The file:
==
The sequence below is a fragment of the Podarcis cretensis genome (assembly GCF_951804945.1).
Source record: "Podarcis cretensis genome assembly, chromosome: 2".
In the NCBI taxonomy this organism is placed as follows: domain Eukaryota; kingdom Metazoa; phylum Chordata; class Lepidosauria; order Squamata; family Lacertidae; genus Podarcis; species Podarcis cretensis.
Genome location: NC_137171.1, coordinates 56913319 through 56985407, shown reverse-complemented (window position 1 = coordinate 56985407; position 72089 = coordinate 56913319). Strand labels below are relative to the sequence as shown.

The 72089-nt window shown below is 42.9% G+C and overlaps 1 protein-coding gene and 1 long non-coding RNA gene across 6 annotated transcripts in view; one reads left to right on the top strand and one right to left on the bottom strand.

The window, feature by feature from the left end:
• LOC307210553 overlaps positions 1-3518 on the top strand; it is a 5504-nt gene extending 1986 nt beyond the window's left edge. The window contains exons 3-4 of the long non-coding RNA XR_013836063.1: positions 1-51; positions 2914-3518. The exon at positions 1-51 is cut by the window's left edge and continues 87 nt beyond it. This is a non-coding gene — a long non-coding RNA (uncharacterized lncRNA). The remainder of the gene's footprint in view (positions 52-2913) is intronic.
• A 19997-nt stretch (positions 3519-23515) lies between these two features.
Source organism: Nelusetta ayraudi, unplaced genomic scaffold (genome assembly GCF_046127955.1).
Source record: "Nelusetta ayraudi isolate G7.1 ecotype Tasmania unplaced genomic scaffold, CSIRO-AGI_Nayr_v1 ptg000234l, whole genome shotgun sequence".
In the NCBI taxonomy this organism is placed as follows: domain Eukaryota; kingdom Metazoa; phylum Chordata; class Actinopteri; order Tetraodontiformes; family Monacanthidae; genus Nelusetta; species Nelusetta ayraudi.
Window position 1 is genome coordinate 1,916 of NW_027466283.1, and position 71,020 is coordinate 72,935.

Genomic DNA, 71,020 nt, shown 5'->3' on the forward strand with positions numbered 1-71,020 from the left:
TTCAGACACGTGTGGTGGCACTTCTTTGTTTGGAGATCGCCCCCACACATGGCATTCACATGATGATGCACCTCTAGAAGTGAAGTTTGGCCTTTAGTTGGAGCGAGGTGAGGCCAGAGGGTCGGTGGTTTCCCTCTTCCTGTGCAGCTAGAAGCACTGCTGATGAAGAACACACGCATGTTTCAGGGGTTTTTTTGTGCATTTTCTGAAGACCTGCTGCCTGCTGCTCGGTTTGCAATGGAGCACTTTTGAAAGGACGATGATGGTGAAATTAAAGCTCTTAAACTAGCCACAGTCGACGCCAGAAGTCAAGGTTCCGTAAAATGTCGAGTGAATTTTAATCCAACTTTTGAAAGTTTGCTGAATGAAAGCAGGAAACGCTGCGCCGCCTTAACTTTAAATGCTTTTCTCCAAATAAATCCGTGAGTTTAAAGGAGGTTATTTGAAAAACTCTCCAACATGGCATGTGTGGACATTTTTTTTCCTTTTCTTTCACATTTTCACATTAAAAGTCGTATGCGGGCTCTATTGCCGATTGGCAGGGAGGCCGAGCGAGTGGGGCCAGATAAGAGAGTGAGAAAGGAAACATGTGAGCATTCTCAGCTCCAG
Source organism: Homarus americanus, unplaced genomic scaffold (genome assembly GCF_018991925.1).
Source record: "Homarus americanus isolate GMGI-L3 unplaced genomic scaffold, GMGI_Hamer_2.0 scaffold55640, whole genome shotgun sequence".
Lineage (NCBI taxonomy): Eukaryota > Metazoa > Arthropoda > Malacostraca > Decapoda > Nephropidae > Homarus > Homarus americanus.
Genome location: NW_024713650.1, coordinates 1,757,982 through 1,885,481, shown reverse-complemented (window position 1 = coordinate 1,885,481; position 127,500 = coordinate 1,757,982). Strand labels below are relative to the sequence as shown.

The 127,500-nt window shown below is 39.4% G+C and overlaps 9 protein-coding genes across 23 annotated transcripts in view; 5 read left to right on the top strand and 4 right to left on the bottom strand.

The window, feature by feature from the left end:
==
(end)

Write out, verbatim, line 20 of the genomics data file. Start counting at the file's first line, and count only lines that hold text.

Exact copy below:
The window, feature by feature from the left end: